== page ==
Too good to be true, you are thinking, 10% Return on Investment, in this market? And this whole rent guarantee shenanigans must be a scam!
So… what is the deal?
The fact is that short leases on serviced accommodations make greater returns than long leases… but there is always a sting in the tail, isn’t there? There must be hidden charges, costs and penalties. Really – what’s the catch?
We have chatted about this amongst ourselves and have come up with the great earth shattering realisation that anyone could do this. (It’s just bloody hard work). So, here is everything you need to know to do it yourself.
Please! Have a go! Be our guest! (See what I did there?)
How to buy to let ....Well we have been sorting out the logic problem that is short term serviced accommodation over the past couple of years and are very happy to tell you just exactly how to do it…
(are you sitting comfortably?)
First, buy your perfect property…
If you'e looking for property invest advice, this seems a good place to start! Now – one bed or two? Or just a studio to start? What’s going to get you the greatest return. In general the fewer the beds the greater the income (or yield). But, the capital growth will vary locally. Typically we would buy two bedroom properties.
Property investment in the UK gives you lots of areas to choose from. You could invest in Manchester property, Liverpool, Leeds... Or how about a London property investment? Each area has very different potential returns and risks. And it's a very personal choice depending on what you want to get out of it. Do you want income (yield) or capital growth (how much the property will go up in value). The government puts out loads of great data you can use to help you make this decision.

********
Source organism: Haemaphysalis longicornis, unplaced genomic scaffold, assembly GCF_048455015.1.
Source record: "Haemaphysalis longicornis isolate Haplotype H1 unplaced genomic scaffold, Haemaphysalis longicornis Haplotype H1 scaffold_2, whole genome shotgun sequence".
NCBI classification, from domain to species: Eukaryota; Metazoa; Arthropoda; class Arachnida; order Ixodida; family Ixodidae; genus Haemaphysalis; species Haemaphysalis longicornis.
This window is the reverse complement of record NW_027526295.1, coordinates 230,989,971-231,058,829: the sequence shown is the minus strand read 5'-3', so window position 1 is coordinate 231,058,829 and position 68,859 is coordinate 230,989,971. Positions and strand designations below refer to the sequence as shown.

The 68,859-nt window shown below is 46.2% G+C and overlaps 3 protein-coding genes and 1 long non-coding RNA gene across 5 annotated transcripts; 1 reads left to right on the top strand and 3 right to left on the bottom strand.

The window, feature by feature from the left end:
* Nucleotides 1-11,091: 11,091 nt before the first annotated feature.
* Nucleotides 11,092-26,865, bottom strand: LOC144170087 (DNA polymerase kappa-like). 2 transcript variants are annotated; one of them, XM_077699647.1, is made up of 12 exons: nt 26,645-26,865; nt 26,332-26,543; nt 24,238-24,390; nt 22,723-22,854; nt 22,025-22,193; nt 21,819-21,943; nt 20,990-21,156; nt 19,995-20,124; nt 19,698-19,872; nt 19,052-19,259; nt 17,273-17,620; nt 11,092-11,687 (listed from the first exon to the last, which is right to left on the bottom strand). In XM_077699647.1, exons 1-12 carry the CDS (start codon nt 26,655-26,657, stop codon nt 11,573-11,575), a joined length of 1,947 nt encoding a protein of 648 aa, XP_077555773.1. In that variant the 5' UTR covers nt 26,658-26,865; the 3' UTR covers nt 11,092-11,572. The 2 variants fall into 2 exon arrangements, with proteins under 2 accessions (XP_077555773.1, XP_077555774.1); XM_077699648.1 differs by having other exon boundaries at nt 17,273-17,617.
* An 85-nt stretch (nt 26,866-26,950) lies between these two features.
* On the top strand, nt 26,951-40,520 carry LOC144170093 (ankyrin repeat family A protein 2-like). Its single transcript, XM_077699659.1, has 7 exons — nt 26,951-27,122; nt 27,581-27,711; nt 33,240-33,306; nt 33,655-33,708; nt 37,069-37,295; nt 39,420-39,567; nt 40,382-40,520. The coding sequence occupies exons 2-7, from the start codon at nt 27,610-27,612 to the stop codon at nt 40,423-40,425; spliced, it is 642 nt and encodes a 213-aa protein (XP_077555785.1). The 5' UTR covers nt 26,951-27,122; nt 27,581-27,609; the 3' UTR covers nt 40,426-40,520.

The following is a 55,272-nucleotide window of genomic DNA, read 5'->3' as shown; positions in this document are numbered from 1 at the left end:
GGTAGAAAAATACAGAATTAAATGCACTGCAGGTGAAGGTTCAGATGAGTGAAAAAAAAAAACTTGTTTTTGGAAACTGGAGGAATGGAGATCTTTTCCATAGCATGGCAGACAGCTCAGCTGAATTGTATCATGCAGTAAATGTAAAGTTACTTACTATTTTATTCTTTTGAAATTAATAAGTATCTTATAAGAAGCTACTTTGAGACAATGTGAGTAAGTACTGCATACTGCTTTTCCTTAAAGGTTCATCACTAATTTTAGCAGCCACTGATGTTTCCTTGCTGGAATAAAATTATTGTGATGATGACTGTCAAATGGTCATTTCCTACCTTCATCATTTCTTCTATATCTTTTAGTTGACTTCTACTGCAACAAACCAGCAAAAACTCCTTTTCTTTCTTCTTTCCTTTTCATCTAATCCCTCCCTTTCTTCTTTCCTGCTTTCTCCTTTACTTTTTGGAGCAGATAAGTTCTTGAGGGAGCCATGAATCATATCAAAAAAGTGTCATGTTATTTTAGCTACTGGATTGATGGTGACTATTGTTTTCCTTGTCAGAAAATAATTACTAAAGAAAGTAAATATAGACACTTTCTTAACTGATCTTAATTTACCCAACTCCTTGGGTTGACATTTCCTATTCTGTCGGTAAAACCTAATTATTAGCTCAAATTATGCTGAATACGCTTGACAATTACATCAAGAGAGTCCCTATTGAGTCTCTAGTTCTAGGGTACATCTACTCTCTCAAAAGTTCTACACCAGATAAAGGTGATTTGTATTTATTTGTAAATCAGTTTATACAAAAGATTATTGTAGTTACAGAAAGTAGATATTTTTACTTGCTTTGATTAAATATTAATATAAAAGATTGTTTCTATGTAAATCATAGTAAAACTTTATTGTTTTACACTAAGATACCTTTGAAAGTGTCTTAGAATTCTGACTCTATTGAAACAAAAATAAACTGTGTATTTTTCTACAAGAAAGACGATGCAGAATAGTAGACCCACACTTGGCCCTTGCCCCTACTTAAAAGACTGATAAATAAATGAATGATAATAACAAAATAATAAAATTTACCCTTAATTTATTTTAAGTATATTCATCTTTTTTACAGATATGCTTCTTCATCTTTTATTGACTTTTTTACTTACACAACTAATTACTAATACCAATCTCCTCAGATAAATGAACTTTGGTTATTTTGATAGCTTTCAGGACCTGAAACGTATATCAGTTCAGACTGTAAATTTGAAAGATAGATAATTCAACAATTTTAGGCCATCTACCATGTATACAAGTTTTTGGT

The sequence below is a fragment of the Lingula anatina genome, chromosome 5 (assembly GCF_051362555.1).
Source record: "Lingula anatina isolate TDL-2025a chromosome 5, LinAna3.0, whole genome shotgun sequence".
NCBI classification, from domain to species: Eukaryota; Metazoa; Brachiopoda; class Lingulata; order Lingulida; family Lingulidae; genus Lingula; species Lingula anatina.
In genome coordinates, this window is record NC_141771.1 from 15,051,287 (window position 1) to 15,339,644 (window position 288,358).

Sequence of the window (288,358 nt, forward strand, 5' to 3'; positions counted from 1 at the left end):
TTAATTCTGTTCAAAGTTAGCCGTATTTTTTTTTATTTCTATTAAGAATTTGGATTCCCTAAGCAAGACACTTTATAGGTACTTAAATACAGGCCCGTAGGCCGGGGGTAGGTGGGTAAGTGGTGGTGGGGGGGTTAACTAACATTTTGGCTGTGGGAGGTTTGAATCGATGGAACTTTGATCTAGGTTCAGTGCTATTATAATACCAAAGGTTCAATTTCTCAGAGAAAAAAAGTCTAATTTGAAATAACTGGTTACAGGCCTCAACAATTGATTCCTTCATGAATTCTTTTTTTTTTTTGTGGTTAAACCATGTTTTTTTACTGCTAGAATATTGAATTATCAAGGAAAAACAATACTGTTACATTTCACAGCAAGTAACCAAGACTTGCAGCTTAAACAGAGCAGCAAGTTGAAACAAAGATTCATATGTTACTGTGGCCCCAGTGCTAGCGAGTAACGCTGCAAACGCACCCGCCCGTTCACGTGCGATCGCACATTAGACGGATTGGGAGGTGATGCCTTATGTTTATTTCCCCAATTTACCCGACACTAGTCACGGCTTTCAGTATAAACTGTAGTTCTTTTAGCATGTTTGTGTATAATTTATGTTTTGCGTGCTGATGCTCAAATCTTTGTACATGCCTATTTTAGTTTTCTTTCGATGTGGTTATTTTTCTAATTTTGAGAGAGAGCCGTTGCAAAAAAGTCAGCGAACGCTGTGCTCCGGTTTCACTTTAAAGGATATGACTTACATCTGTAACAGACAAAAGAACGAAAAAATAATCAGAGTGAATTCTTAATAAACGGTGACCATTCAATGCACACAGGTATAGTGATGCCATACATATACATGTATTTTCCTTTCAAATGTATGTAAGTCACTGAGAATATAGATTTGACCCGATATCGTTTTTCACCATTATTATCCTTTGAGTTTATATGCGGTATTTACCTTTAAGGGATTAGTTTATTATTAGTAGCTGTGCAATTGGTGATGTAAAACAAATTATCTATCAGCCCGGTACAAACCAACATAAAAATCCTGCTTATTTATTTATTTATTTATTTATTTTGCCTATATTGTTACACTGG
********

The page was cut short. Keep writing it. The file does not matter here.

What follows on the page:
As we are teaching you our secret recipe. We focus on commuter towns where prices haven't gone up too much. We are looking for areas that have lots of different guests. Corporate guests that need a place to stay a few months, families renovating their home, schools, holiday seasons.... This gives us the ability to get a great rate all year round. While we wouldn't say there is right and wrong (it's very personal) investing in property in london will return far lower yield. This is because prices have gone up so much. Our personal view is that Liverpool property investments, and indeed many other northern areas, carry more risk with Covid-19 & unemployment. So we focus on what we think are lower risk areas & get better returns through Flexible Rentals.
There are so many things you need to look out for on the purchase. Does it have parking? Did the lease say you could make this a serviced apartment? You'll need to understand how much competition there is, how many other properties are there in this particular short and midterm market? What are the average rates, average occupancy and consider seasonality? Near good schools, fast trains, good shops, nice parks etc also matters. Ideally pick something ready with no work. Avoid gardens.... I did warn you, many things!
Now, how are you going to finance it? (sensible to set up a limited company, don’t you think? Just plop a tiny down payment and borrow as much as you can to take advantage of the favourable mortgage rates?). Well actually it does depend on your needs. It's best to take expert advice here, but in simple terms. Buying in your name can be less tax efficient. But it is cheaper to finance. Buying in a company name can be more tax efficient but will cost more to finance. The reality is there is more to it & it's very dependant on you, so let's leave this to the experts when you are ready.
Phew – now we’ve done all that, just set up the utilities; decorate and furnish it. We would strongly suggest you find a great company that furnishes properties. While John Lewis & Ikea are great, after seventeen trips to the property and missing items, delays..... You will quickly realise that you need to make it more efficient. Check out our friends at Loft they are awesome! Oh, while we are on this subject, this is going to be someones home for weeks or months. So don't skimp on quality! And make it homely (pictures & soft furnishings go a long way).